What Are Baby Hatches?

Published March 8, 2016
Updated January 12, 2018
Published March 8, 2016
Updated January 12, 2018

Last month, Switzerland opened its eighth baby hatch. Here's what it is, and why it's so controversial.

Baby Hatch

A baby hatch in the Czech Republic. Image Source: Wikimedia Commons

In the first week of February, Switzerland opened its eighth baby hatch in the city of Sion. As the name suggests, parents not ready to care for a child can leave their newborn in the hatch, knowing that the child will be safe in the care center inside and that the family will suffer no legal repercussions for doing so.

How Long Have Baby Hatches Existed?

Foundling Wheel

A medieval foundling wheel. Image Source: WordPress/Judith Land

While the very idea of a baby hatch has proven contentious as of late, parents deserting their newborns is anything but a new phenomenon. Economic uncertainty, unwanted pregnancies, an unsafe home environment, governmental gender restrictions, or newborn disabilities have all led families to abandon infants throughout history (perhaps as a way to avoid infanticide or abortion).

Likewise, Catholic churches and convents — staunch advocates of a child’s right to life — have taken in abandoned children for as long as they have existed. Since the Middle Ages, parents who abandoned their infants would often leave them in the “foundling wheels” of these religious institutions.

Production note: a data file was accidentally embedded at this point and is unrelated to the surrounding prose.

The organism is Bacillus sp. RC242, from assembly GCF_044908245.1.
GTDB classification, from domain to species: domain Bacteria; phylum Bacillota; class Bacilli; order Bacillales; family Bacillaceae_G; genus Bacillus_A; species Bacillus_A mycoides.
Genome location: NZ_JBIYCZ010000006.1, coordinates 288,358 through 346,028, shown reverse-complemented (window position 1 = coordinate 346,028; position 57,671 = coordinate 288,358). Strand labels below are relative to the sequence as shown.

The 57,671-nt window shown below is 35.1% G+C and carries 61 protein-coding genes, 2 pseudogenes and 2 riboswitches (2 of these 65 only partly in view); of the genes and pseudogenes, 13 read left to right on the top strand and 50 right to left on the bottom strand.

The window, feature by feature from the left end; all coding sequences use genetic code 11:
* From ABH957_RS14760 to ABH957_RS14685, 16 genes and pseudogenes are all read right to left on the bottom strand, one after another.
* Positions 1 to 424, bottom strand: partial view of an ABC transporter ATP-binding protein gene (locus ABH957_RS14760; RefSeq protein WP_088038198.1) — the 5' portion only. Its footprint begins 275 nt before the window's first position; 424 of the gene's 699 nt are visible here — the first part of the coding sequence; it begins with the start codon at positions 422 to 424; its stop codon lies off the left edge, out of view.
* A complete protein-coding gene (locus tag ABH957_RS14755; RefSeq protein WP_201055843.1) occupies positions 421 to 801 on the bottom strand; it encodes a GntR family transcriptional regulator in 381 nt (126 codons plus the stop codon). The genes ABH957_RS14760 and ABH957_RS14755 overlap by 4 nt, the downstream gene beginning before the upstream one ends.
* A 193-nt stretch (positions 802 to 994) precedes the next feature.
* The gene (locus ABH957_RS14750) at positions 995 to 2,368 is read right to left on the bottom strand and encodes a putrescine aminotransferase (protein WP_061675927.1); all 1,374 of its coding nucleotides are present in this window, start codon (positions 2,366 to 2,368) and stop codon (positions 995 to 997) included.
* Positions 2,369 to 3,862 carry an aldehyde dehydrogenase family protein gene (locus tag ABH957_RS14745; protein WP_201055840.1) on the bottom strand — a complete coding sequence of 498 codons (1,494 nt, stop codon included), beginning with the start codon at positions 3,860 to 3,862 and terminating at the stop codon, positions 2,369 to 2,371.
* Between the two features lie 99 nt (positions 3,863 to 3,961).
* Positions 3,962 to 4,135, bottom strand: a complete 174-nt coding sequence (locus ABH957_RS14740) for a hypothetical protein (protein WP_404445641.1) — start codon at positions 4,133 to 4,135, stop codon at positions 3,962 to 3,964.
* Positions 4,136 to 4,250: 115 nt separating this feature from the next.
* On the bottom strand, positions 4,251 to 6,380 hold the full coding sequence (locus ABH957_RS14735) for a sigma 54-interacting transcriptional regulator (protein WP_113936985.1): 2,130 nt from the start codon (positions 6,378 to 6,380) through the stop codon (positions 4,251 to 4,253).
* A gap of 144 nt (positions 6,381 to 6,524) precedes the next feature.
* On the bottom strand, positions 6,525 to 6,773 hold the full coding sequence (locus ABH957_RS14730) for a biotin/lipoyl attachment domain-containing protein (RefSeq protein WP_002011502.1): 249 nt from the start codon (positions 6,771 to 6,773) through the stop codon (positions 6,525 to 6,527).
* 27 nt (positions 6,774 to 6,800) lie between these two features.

Why Are They So Controversial Now?

Fast forward a handful of centuries, and the idea is generally the same. That said, more places accept abandoned newborns now, and many more families will not face legal consequences for leaving their child behind. However, a new issue has emerged.

As Nottingham University psychologist Kevin Browne told the BBC, “studies in Hungary show that it’s not necessarily mothers who place babies in these boxes — that it’s relatives, pimps, step-fathers, fathers.” According to the United Nations Committee on the Rights of the Child (UNCRC), this poses a problem as there is no way to know if there was a willing mother behind the desertion of the infant or if she was forced to give her child up.

On the other hand, hatch proponents claim that if the hatches aren’t in place, those who do not want to keep their babies might abandon them on the streets — a far more dangerous fate for an abandoned child. As Swiss hospital director Sandro Foiada told Swissinfo, “The abandonment of newborns exists, and if this hatch helps us save even one, it will be worth the effort.”

Thus, the debate continues: Do the baby hatches promote infants’ rights by assuring them survival or do they take children’s rights away by making it impossible for the babies to know their origins? Furthermore, is this an appropriate way to promote family planning? All these questions are now being asked in Switzerland and beyond…

Where Else Do Baby Hatches Exist?

Poland Baby Box

A baby hatch in Poland. Image Source: Wikimedia Commons

Switzerland is far from alone in its use of baby hatches. In the past decade, baby hatches have proliferated, becoming a global, legal phenomenon. In the U.S., for example, it is legal to safely deposit a baby in certain institutions in all 50 states, while the age cap of accepted babies can vary.

Most U.S. states allow babies to be abandoned in designated legal sites up until the age of 30 days. Utah, however, only accepts three-day-old infants, but North Dakota, for example, will take children up to a year old.